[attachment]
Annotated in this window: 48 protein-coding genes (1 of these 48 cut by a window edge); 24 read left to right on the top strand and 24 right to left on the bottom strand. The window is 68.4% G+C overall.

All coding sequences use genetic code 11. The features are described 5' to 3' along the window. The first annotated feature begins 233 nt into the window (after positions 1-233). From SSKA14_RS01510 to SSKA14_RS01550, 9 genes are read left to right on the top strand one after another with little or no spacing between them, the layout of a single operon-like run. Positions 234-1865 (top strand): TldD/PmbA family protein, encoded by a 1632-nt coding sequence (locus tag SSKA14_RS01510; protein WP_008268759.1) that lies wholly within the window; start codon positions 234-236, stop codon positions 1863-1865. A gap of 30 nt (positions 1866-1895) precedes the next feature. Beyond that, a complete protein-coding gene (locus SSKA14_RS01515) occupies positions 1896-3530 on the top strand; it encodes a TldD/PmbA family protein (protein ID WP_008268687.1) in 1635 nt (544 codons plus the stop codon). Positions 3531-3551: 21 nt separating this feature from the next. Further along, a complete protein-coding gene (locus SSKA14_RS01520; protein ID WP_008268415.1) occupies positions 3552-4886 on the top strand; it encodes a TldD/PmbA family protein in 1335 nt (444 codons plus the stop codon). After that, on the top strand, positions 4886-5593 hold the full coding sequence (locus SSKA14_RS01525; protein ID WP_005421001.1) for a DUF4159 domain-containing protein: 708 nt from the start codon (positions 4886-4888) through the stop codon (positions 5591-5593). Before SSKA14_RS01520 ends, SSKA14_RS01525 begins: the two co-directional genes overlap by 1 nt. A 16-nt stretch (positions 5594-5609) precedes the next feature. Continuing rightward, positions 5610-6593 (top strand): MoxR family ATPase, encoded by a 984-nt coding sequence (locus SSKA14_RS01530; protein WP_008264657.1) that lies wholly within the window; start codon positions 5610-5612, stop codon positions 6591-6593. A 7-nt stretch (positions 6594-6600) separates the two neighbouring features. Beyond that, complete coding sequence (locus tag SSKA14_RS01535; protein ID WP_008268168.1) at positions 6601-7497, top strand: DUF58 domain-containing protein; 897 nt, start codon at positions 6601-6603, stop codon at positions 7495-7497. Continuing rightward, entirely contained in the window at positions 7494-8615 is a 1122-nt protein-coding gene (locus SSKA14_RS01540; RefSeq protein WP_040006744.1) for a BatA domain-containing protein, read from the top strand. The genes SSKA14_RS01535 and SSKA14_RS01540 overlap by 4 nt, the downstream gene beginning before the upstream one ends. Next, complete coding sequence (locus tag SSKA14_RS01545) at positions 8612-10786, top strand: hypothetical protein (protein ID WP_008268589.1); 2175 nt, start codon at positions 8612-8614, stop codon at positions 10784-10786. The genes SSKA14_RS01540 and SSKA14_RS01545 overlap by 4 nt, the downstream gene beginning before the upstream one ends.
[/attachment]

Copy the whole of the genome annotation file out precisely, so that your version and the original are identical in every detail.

Annotated in this window: 48 protein-coding genes (1 of these 48 cut by a window edge); 24 read left to right on the top strand and 24 right to left on the bottom strand. The window is 68.4% G+C overall.

All coding sequences use genetic code 11. The features are described 5' to 3' along the window. The first annotated feature begins 233 nt into the window (after positions 1-233). From SSKA14_RS01510 to SSKA14_RS01550, 9 genes are read left to right on the top strand one after another with little or no spacing between them, the layout of a single operon-like run. Positions 234-1865 (top strand): TldD/PmbA family protein, encoded by a 1632-nt coding sequence (locus tag SSKA14_RS01510; protein WP_008268759.1) that lies wholly within the window; start codon positions 234-236, stop codon positions 1863-1865. A gap of 30 nt (positions 1866-1895) precedes the next feature. Beyond that, a complete protein-coding gene (locus SSKA14_RS01515) occupies positions 1896-3530 on the top strand; it encodes a TldD/PmbA family protein (protein ID WP_008268687.1) in 1635 nt (544 codons plus the stop codon). Positions 3531-3551: 21 nt separating this feature from the next. Further along, a complete protein-coding gene (locus SSKA14_RS01520; protein ID WP_008268415.1) occupies positions 3552-4886 on the top strand; it encodes a TldD/PmbA family protein in 1335 nt (444 codons plus the stop codon). After that, on the top strand, positions 4886-5593 hold the full coding sequence (locus SSKA14_RS01525; protein ID WP_005421001.1) for a DUF4159 domain-containing protein: 708 nt from the start codon (positions 4886-4888) through the stop codon (positions 5591-5593). Before SSKA14_RS01520 ends, SSKA14_RS01525 begins: the two co-directional genes overlap by 1 nt. A 16-nt stretch (positions 5594-5609) precedes the next feature. Continuing rightward, positions 5610-6593 (top strand): MoxR family ATPase, encoded by a 984-nt coding sequence (locus SSKA14_RS01530; protein WP_008264657.1) that lies wholly within the window; start codon positions 5610-5612, stop codon positions 6591-6593. A 7-nt stretch (positions 6594-6600) separates the two neighbouring features. Beyond that, complete coding sequence (locus tag SSKA14_RS01535; protein ID WP_008268168.1) at positions 6601-7497, top strand: DUF58 domain-containing protein; 897 nt, start codon at positions 6601-6603, stop codon at positions 7495-7497. Continuing rightward, entirely contained in the window at positions 7494-8615 is a 1122-nt protein-coding gene (locus SSKA14_RS01540; RefSeq protein WP_040006744.1) for a BatA domain-containing protein, read from the top strand. The genes SSKA14_RS01535 and SSKA14_RS01540 overlap by 4 nt, the downstream gene beginning before the upstream one ends. Next, complete coding sequence (locus tag SSKA14_RS01545) at positions 8612-10786, top strand: hypothetical protein (protein ID WP_008268589.1); 2175 nt, start codon at positions 8612-8614, stop codon at positions 10784-10786. The genes SSKA14_RS01540 and SSKA14_RS01545 overlap by 4 nt, the downstream gene beginning before the upstream one ends.